Institute for Hazard Mitigation Planning and Research

Assessing the Expectations Gap

Impact on Critical Infrastructure Service Providers’ and Consumers’ Preparedness & Response


While community lifeline service providers and local emergency managers must maintain coordinated response and recovery plans, their timelines may not match expectations of local consumers of lifeline services. Indeed, it is quite likely consumers have unrealistic expectations about lifeline restoration, which could explain current inadequate levels of disaster preparedness. This hypothesized expectation gap has received little attention because engineering research typically addresses providers’ capacities, whereas disaster research addresses household and business preparedness. Our project will address this neglected issue by assessing consumers’ (households, business managers, and nonprofit managers) expectations about lifeline system performance, and comparing them to lifeline provider capacity in a post-hazard event scenario (following a Cascadia subduction zone earthquake of 9.0 magnitude or greater) in two communities—Kirkland and Shoreline, WA. The research goal of this proposal is to identify and quantify determinants of the gap between societal expectations of critical lifeline systems performance in a hazard event and the planned resilience of these systems. The practical goal of this proposal is to enhance consumers’ preparedness and lifeline providers’ recovery capacity. We focus on energy, water, wastewater, and communication, whose restoration is critical for limiting cascading damages, and for rapid recovery of community functions.

Research Questions

  1. What do consumers think is the likely level of critical lifeline disruption from an earthquake and the timeline for restoration?
  2. What are consumers’ current levels of preparedness for lifeline interruption?
  3. What do lifeline providers and an independent engineering expert think are providers’ capabilities to maintain and restore lifeline services?
  4. How do consumers’ expectations compare with providers’ capabilities (expectations gap)?
  5. How will this study’s feedback about the expectations gap affect consumers’ and providers’ lifeline resilience expectations, as well as their mitigation and preparedness intentions?

M9 Scenario

The project uses M9 Cascadia Earthquake scenario to assess the current preparedness of providers and consumer expectations of lifeline availability and restoration. Geologists estimate a major Cascadia earthquake would have a moment magnitude of 8.7-9.2 (Satake, 2003), and chances of such an M9 Cascadia earthquake in the next 50 years in the Washington State area range from 7-12% (Goldfinger et al. 2012). This scenario is the most feared “Big One” that threatens the Pacific North-west region and is likely to hit sooner than later and is recommended for use in planning mitigation and preparedness capacities for critical infrastructure facilities.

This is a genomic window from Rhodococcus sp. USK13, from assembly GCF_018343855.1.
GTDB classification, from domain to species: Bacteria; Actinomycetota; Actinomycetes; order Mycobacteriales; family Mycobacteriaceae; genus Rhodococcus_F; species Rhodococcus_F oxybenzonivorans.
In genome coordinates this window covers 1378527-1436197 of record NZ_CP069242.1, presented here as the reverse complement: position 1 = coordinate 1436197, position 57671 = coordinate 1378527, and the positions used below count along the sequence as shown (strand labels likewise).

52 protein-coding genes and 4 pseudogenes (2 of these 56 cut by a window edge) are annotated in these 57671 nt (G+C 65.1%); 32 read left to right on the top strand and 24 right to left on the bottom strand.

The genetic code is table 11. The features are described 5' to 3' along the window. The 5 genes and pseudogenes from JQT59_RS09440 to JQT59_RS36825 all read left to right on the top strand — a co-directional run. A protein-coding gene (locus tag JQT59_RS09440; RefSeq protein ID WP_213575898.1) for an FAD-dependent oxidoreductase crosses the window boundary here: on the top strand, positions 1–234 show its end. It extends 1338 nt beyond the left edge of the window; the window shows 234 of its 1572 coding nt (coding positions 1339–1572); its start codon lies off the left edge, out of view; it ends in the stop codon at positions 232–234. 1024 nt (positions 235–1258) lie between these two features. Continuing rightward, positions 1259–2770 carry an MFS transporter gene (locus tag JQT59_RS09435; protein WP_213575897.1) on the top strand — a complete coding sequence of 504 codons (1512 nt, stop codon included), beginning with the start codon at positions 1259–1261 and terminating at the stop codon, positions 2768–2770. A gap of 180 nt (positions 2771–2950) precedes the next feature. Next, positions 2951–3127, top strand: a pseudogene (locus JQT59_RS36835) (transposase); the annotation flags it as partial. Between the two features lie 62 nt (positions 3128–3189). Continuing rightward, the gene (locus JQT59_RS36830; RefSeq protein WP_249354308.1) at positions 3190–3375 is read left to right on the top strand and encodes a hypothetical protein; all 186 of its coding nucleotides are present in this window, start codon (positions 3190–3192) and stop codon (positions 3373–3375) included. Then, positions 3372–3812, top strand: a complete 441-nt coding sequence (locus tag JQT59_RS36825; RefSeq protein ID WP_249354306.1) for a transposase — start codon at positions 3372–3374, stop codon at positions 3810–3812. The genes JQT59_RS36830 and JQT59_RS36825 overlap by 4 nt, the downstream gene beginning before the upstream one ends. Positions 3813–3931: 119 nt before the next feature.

Simulated ground velocities from an M9 Cascadia earthquake indicate that among cities in the Puget Sound Region, Shoreline and Kirkland are likely to experience the strongest shaking (Wirth et al. 2018). The 2016 Cascadia Rising exercise was based on the M9 scenario and concluded that this event will likely affect more than five million people and significantly damage local lifelines (Scholl et al. 2019).

Research Framework

Our research will extend the PADM by including consumer perceptions related to lifeline providers’ ability to restore operations and those related to threat from an event as moderators to assess the role of the identified expectations gap in influencing consumers’ preparedness and test the effect of providing consumers and providers with information about this gap.
We posit that low consumer preparedness for lifeline disruption is partly due to low expectations that lengthy disruption will occur. Among other reasons, this may be due to disbelief that the Cascadia event could happen within one’s planning horizon (duration of residence or business/nonprofit operation in the risk area), belief that the Cascadia event will have minimal impact on the community, and/or unrealistic optimism about providers’ ability to rapidly restore lifeline services. Our proposed sharing of professional estimates of lifeline restoration times should change these beliefs if our assumption about this specific basis for low preparedness is correct and if our audiences attend to, process, and act upon this information.

This material is based upon work supported by the National Science Foundation (NSF) under Grant No. 2211077. Any opinions, findings, and conclusions or recommendations expressed in this material are those of the author(s) and do not necessarily reflect the views of NSF. For research collaborations and more information on this project please contact Himanshu Grover (